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J Cell Biol. 2010 June 14; 189(6): 920.
PMCID: PMC2886352
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Acid sphingomyelinase deals the seal

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When ASM is inhibited (right), the holes produced by a bacterial toxin aren't resealed, allowing a lipophilic dye (green) to enter the cells.

Cells repair holes in their plasma membrane by secreting a lysosomal hydrolase to induce endocytosis, Tam et al. reveal.

If their outer surface is punctured by scraping or by pore-forming bacterial toxins, cells quickly fuse their lysosomes with the plasma membrane, which might provide extra lipids to patch the leak. But puncture repair also involves the removal of damaged plasma membrane by endocytosis. Tam et al. wondered whether the two processes were linked and found that blocking lysosome exocytosis in injured cells prevented endocytosis and plasma membrane repair.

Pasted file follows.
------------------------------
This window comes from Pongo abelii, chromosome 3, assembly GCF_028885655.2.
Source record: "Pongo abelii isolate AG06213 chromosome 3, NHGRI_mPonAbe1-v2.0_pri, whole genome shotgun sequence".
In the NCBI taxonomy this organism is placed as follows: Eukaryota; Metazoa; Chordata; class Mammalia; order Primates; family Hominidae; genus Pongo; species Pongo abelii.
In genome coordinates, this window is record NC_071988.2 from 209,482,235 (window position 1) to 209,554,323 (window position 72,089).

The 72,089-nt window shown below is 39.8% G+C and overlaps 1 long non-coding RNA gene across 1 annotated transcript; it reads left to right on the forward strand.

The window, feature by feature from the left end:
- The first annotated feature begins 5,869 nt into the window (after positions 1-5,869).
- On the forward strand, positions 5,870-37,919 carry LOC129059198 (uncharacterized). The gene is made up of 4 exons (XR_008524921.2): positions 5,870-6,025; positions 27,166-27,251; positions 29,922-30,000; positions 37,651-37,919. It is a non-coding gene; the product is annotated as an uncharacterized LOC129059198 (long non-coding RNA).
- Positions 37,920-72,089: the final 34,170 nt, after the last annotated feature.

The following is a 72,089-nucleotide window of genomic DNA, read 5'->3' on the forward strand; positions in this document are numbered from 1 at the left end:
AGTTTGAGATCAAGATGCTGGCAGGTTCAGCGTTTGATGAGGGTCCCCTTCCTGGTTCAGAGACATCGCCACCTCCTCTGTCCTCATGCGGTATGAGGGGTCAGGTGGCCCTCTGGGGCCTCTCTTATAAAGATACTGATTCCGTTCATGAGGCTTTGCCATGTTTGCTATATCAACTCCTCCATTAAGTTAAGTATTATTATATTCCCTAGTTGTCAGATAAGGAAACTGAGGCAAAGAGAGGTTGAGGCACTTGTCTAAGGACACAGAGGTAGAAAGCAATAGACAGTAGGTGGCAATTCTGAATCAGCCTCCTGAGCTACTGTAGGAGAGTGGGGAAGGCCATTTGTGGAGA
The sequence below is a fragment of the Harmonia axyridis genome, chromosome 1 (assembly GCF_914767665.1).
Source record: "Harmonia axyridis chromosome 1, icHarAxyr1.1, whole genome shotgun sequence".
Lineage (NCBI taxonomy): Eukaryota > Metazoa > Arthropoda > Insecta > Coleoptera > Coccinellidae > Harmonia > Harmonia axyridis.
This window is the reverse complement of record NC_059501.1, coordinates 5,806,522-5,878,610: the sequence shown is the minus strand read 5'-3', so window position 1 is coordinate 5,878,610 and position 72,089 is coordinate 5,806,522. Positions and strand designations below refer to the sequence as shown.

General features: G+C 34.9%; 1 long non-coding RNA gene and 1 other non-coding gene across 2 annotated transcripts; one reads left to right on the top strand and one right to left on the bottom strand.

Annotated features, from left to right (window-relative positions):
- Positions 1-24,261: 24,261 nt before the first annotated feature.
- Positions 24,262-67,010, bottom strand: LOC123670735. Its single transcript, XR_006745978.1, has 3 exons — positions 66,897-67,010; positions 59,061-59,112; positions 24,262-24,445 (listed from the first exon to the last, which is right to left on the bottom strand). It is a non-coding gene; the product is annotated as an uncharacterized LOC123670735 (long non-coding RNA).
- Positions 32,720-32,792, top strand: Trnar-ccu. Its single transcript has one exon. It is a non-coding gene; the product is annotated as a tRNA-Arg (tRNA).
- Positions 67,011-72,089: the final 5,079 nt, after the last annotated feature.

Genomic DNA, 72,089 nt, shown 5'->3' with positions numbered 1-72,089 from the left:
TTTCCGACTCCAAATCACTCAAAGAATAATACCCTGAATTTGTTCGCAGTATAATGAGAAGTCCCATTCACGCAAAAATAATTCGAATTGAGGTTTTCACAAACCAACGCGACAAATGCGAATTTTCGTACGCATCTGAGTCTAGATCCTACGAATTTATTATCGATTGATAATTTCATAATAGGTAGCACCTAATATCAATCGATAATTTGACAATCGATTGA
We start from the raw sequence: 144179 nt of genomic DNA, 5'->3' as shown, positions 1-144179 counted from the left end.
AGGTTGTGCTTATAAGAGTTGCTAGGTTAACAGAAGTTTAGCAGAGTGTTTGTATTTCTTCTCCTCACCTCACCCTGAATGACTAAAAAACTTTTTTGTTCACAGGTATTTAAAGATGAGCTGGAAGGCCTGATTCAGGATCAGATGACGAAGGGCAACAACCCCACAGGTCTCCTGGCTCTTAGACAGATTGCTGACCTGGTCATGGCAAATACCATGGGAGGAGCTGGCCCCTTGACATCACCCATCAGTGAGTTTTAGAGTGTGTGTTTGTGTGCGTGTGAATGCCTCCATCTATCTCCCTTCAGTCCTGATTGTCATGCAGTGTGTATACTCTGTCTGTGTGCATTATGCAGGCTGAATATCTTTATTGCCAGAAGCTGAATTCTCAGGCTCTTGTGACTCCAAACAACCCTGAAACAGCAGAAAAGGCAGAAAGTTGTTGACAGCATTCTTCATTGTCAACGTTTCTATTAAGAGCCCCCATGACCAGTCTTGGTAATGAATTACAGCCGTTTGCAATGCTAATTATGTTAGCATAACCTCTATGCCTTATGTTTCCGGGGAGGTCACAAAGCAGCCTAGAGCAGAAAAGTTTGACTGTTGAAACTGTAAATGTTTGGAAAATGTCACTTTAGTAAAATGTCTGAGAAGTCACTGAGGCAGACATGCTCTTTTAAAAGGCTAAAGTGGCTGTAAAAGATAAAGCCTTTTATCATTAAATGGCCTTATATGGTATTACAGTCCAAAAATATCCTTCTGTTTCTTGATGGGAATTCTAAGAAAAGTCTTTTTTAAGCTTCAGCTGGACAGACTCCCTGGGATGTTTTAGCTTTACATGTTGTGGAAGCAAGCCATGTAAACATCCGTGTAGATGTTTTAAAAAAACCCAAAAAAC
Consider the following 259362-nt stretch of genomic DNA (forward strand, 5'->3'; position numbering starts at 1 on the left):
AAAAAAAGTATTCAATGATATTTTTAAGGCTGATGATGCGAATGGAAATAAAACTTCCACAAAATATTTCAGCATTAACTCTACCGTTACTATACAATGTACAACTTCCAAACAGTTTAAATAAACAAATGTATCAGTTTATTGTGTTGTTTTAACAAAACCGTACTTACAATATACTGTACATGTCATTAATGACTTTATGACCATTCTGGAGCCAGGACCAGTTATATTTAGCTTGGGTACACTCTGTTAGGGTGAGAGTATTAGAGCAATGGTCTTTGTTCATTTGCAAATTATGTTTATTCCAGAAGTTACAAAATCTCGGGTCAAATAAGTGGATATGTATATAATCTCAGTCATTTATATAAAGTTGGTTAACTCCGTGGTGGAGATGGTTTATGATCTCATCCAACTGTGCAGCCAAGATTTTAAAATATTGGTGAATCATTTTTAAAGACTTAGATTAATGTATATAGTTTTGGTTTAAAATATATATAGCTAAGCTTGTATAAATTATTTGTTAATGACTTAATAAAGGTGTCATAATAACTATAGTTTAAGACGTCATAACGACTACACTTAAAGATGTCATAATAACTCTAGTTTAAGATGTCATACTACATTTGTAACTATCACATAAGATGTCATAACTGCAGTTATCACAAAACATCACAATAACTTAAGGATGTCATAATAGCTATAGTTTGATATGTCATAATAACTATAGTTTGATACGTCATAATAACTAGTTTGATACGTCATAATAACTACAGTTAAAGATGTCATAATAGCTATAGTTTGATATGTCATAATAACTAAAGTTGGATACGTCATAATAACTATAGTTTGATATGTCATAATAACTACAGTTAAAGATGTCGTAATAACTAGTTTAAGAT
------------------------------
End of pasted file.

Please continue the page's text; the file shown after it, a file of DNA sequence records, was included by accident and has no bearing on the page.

How does lysosome secretion stimulate the internalization of damaged membrane? The endosomes generated during membrane repair look like the vesicles produced by cells exposed to the bacterial enzyme sphingomyelinase, which induces membrane budding by forming ceramide patches on the cell surface. The authors thought that secretion of the lysosomal version of this enzyme, acid sphingomyelinase (ASM), could have a similar effect and found that an ASM inhibitor blocked endocytosis and puncture repair. Cells lacking ASM—including fibroblasts derived from patients with Niemann-Pick disease type A—were also deficient in resealing their membranes after damage, but endocytosis and membrane repair were restored by adding ASM protein to the cells' medium.

Defective membrane repair may therefore contribute to the neurodegenerative pathology of Niemann-Pick type A, which was previously ascribed largely to the intracellular accumulation of sphingomyelin and cholesterol. First author Christina Tam and senior author Norma Andrews now want to determine whether other lysosomal hydrolases stimulate endocytosis and membrane resealing.


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